She said: “Thanks to medication I can now live a healthy life, with a normal life expectancy and cannot pass on the infection.
“But I think there is still a stigma attached to HIV and I was nervous about letting people initially.
“I first thought that I had somehow deserved it. Society can be hard on people if their life choices are called into question. In time, I came to realise I hadn’t done anything wrong.”
After years of hiding her status, perhaps Sue’s most difficult decision was to tell her teenage daughter.
Sue said: “When I told my daughter she said ‘you’re going to die, aren’t you mummy?’ While I was able to reassure her about my health, I feared it could isolate her other people knew.
“In the end, my daughter decided to tell her friends I had HIV after she left school and they’ve all been really supportive about it.”
Sue now speaks openly about her experience and works as a mentor with the London HIV Prevention Programme (LHPP), and with the Terrence Higgins Trust (THT), the UK’s leading HIV and sexual health charity.
She is a Positive Voices coordinator – a project set up to help to put an end to out-dated views of what it means to live with HIV.
Sue arranges for people with HIV and AIDS to go into school, universities and work places to share their experience and raise awareness of the virus.
Sue, who talks about living with HIV during the ‘HIV Happy Hour’ on community station RadioReverb in Brighton, also started an initiative to visit GP practices after a consultant asked her how she contracted the virus.
She said: “I got fed up with keeping quiet. There are some people who are unable to speak out, so I want to keep talking until there is no longer a stigma surrounding HIV.”
HIV does not discriminate
Roland Chesters, of Luminate, also speaks out with the Terrence Higgins Trust’s community project ‘PositiveVoices.’
The author of Ripples – From the Edge of Life said: “It’s time we recognised that HIV can affect people from all walks of life and stop the stigma surrounding it.”
Sue said there are many mental health issues around a HIV diagnosis – with some people struggling to accept they have the infection and not taking their tablets.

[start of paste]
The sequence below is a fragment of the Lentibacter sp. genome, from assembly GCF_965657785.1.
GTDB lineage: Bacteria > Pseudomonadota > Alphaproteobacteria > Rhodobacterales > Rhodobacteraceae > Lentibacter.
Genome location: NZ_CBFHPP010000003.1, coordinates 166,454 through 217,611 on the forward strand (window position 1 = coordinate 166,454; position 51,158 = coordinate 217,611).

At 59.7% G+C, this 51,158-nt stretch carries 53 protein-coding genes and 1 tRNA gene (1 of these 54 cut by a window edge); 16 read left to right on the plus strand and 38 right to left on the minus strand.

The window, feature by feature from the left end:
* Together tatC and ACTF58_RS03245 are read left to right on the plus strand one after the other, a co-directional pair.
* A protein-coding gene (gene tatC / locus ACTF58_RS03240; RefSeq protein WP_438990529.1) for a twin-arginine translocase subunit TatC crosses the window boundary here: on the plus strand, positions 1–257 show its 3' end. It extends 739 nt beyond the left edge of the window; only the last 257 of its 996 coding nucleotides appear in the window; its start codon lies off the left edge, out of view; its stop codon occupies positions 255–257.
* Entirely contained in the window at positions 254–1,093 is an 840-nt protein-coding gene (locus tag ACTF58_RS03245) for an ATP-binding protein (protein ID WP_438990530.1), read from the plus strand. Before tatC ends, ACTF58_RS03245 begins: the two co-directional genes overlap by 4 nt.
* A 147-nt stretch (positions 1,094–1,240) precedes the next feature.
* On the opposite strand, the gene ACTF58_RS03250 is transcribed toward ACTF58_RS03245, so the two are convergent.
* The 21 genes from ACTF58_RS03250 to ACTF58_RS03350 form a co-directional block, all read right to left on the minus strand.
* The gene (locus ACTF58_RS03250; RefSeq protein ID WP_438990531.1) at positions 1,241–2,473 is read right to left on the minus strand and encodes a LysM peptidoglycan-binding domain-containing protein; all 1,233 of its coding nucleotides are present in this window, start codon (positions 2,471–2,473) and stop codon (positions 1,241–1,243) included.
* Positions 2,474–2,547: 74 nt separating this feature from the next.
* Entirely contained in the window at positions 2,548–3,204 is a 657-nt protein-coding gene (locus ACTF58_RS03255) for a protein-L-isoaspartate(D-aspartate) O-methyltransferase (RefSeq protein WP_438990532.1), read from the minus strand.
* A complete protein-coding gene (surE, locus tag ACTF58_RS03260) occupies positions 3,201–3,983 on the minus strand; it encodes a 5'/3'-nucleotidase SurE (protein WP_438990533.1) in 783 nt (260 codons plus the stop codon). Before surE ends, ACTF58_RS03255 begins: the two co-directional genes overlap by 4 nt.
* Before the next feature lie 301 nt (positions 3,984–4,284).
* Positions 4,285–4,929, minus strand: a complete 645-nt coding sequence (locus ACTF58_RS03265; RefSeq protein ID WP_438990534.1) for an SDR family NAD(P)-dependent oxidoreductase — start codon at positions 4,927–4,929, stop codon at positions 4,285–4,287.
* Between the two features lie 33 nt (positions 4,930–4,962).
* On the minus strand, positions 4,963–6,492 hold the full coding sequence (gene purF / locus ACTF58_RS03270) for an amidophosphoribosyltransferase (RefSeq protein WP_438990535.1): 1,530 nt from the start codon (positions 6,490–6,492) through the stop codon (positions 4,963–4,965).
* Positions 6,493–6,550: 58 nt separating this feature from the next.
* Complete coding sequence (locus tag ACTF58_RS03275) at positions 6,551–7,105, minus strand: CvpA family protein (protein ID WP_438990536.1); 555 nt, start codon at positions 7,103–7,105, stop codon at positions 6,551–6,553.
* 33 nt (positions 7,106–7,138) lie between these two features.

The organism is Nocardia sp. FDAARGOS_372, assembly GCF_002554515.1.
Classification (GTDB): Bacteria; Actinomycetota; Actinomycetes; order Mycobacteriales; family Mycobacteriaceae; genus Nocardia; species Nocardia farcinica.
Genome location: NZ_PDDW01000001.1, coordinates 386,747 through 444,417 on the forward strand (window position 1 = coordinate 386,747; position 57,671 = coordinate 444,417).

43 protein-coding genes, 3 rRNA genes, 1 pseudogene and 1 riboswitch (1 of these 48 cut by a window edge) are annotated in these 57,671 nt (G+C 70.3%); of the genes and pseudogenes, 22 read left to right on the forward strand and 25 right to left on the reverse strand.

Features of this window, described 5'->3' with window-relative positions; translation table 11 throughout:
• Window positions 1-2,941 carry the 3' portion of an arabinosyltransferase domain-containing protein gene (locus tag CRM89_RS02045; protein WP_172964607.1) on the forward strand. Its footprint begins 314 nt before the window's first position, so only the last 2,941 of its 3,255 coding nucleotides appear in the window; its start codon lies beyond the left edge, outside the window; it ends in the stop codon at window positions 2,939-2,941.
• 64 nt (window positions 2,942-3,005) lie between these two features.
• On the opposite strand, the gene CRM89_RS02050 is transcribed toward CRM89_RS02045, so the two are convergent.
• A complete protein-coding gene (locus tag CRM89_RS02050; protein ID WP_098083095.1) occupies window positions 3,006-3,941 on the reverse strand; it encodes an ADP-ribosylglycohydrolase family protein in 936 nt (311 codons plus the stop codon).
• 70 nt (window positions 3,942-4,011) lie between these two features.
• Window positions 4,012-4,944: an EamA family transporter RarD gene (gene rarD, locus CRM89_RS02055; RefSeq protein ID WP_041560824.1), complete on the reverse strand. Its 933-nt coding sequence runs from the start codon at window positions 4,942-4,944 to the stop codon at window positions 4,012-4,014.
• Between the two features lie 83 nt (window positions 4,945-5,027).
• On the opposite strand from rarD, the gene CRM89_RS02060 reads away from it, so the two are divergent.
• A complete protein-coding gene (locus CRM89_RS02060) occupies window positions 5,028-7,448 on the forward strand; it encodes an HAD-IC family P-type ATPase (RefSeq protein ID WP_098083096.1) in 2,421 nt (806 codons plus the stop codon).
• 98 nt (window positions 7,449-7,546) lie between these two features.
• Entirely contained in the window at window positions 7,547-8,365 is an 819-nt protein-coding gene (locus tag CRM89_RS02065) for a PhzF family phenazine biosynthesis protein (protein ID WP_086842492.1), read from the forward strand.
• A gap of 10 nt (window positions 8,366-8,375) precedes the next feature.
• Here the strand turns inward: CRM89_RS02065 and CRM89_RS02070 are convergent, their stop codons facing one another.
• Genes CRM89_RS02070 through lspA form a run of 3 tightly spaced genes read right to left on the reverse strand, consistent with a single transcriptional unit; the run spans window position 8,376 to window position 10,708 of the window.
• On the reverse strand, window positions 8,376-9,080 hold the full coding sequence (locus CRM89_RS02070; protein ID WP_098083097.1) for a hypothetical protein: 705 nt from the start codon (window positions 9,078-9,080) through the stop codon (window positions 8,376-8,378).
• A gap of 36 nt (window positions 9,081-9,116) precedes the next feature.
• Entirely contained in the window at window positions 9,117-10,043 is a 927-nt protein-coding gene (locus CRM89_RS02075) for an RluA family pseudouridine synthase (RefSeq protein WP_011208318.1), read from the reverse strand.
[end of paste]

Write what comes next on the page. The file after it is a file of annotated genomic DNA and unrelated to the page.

She had counselling to work on her self-esteem and began dating again. She experienced several knock backs because of her HIV status, but met someone on a HIV dating site.
The pair got married in the Caribbean island of St Lucia earlier this year and Sue thanks her HIV status for bringing about some positive change.
She said: “It helped to bring about a career change and I see a real value in the work with do. It’s empowering. I also work in a community with people I know and adore.”
She believes there is still a lack of information for women living with HIV going through the menopause.
She said: “I didn’t go on any other medication because I was scared of the interaction with my HIV drugs. I have since come across some positive women that have gone onto HRT and were OK, but I didn’t have enough information or support at the time.”
Campaign for awareness around sexual health for the over 50s
Sue is continuing her work in memory of her late partner and for the future of her daughter’s generation, in the hope that one day they will stop the transmission of HIV
Sue is calling for a campaign around awareness of sexual health for the over 50s. She said: “We are living longer, we are paying tax longer and we are sexual active for longer. It’s time to put old fashioned assumptions behind us.”
“Some of us may have been under the illusion that HIV only affects the gay community or those who share drug infected needles. But it can happen to anyone.
“I would urge people to use contraception and to get tested for HIV. Early diagnosis can save lives – and stop the transmission of infection.”